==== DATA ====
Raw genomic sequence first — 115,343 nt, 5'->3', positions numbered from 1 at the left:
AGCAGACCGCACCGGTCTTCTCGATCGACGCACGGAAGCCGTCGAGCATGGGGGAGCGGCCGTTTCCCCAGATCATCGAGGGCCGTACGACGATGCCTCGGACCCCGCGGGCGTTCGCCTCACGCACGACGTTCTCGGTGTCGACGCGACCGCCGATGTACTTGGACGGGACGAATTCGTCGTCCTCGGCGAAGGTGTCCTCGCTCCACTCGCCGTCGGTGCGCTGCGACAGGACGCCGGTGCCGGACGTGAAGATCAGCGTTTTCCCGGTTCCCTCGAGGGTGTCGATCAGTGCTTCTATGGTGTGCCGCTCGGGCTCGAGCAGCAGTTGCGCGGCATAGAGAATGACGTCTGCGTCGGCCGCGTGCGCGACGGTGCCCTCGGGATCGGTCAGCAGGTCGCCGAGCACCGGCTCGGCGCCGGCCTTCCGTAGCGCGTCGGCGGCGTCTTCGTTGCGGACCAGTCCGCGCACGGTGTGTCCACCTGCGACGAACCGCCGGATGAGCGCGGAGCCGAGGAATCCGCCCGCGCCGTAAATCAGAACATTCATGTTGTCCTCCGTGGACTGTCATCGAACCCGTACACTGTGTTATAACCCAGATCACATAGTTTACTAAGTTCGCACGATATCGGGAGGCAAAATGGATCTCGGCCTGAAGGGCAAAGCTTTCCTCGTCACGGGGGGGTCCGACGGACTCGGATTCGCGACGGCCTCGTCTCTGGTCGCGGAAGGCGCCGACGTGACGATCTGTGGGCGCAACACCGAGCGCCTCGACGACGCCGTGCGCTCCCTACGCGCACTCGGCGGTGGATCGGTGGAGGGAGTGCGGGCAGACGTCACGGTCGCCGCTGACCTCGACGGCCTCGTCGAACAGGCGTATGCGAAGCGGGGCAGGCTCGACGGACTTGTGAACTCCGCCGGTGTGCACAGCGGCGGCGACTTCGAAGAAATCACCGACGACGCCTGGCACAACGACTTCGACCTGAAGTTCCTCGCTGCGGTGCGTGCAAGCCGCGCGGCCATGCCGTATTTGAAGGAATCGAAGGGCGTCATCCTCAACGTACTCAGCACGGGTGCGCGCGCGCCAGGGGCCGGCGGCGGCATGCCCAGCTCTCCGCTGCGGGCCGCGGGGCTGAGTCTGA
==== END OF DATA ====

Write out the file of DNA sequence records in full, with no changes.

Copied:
Raw genomic sequence first — 115,343 nt, 5'->3', positions numbered from 1 at the left:
AGCAGACCGCACCGGTCTTCTCGATCGACGCACGGAAGCCGTCGAGCATGGGGGAGCGGCCGTTTCCCCAGATCATCGAGGGCCGTACGACGATGCCTCGGACCCCGCGGGCGTTCGCCTCACGCACGACGTTCTCGGTGTCGACGCGACCGCCGATGTACTTGGACGGGACGAATTCGTCGTCCTCGGCGAAGGTGTCCTCGCTCCACTCGCCGTCGGTGCGCTGCGACAGGACGCCGGTGCCGGACGTGAAGATCAGCGTTTTCCCGGTTCCCTCGAGGGTGTCGATCAGTGCTTCTATGGTGTGCCGCTCGGGCTCGAGCAGCAGTTGCGCGGCATAGAGAATGACGTCTGCGTCGGCCGCGTGCGCGACGGTGCCCTCGGGATCGGTCAGCAGGTCGCCGAGCACCGGCTCGGCGCCGGCCTTCCGTAGCGCGTCGGCGGCGTCTTCGTTGCGGACCAGTCCGCGCACGGTGTGTCCACCTGCGACGAACCGCCGGATGAGCGCGGAGCCGAGGAATCCGCCCGCGCCGTAAATCAGAACATTCATGTTGTCCTCCGTGGACTGTCATCGAACCCGTACACTGTGTTATAACCCAGATCACATAGTTTACTAAGTTCGCACGATATCGGGAGGCAAAATGGATCTCGGCCTGAAGGGCAAAGCTTTCCTCGTCACGGGGGGGTCCGACGGACTCGGATTCGCGACGGCCTCGTCTCTGGTCGCGGAAGGCGCCGACGTGACGATCTGTGGGCGCAACACCGAGCGCCTCGACGACGCCGTGCGCTCCCTACGCGCACTCGGCGGTGGATCGGTGGAGGGAGTGCGGGCAGACGTCACGGTCGCCGCTGACCTCGACGGCCTCGTCGAACAGGCGTATGCGAAGCGGGGCAGGCTCGACGGACTTGTGAACTCCGCCGGTGTGCACAGCGGCGGCGACTTCGAAGAAATCACCGACGACGCCTGGCACAACGACTTCGACCTGAAGTTCCTCGCTGCGGTGCGTGCAAGCCGCGCGGCCATGCCGTATTTGAAGGAATCGAAGGGCGTCATCCTCAACGTACTCAGCACGGGTGCGCGCGCGCCAGGGGCCGGCGGCGGCATGCCCAGCTCTCCGCTGCGGGCCGCGGGGCTGAGTCTGA